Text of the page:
This site will be gathering resources related to the NSA's recently revealed clandestine spying activities. Now that it is a matter of public record, it is our responsibility to have a discussion and make a conscious decision as a society (and in relation to the rest of the people we share this world with) on whether this is a path we wish to go down.
Once the technical and legal framework is created to exercise this type of capability (total surveillance, infinite storage, total history data mining), it is only policy that restrains its use.
Note, that earlier this year, the USSC dismissed the Clapper v Amnesty International case because of the Catch-22 that the plaintiffs could not prove that they were targeted. As long as these programs are kept secret, the law does not work. This should not be acceptable in a democratic republic.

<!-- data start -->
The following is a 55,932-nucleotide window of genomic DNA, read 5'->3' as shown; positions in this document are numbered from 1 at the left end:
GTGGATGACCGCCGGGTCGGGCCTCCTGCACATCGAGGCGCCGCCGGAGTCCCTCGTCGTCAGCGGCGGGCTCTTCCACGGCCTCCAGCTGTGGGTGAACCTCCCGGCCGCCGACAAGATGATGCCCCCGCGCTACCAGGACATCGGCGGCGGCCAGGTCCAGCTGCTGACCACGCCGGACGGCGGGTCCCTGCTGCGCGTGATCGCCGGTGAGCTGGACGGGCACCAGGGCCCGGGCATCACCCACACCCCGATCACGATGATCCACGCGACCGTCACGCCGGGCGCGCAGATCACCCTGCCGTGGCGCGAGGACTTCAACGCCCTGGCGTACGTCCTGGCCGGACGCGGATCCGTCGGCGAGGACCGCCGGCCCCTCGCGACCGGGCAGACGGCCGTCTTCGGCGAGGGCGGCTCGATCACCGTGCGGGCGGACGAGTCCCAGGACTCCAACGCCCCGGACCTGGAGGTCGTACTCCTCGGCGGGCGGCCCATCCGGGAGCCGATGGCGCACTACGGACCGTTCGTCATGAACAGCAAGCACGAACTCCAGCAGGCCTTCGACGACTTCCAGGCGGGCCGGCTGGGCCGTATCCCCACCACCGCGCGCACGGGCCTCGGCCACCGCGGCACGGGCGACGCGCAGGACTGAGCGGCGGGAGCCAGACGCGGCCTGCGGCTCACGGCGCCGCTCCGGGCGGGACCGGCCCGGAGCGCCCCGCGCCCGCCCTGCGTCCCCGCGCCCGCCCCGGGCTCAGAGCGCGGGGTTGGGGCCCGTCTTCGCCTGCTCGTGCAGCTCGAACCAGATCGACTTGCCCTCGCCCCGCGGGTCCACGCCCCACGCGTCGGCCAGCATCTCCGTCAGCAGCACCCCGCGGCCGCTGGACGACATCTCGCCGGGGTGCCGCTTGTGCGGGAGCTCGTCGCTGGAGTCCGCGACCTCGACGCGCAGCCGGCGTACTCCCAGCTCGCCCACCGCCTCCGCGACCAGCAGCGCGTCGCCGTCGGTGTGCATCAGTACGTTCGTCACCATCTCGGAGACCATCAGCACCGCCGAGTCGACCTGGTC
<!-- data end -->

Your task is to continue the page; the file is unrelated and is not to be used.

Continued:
Obviously, this should be secondary to the focus on what he actually blew the whistle about, but the reason Snowden had to whistleblow to journalists is because yes, there is a process - taking his concerns to the NSA/DOD Inspector Generals. In fact, that is exactly what prior ex-NSA agents did. This was both ineffective in reaching the American public: 90% of the report was redacted and there was almost no mainstream coverage, but this was still used against them with raids by the FBI, and prosecution by the DOJ under the Espionage Act.
US Government officials and Intelligence bureaucrats especially have been shown to use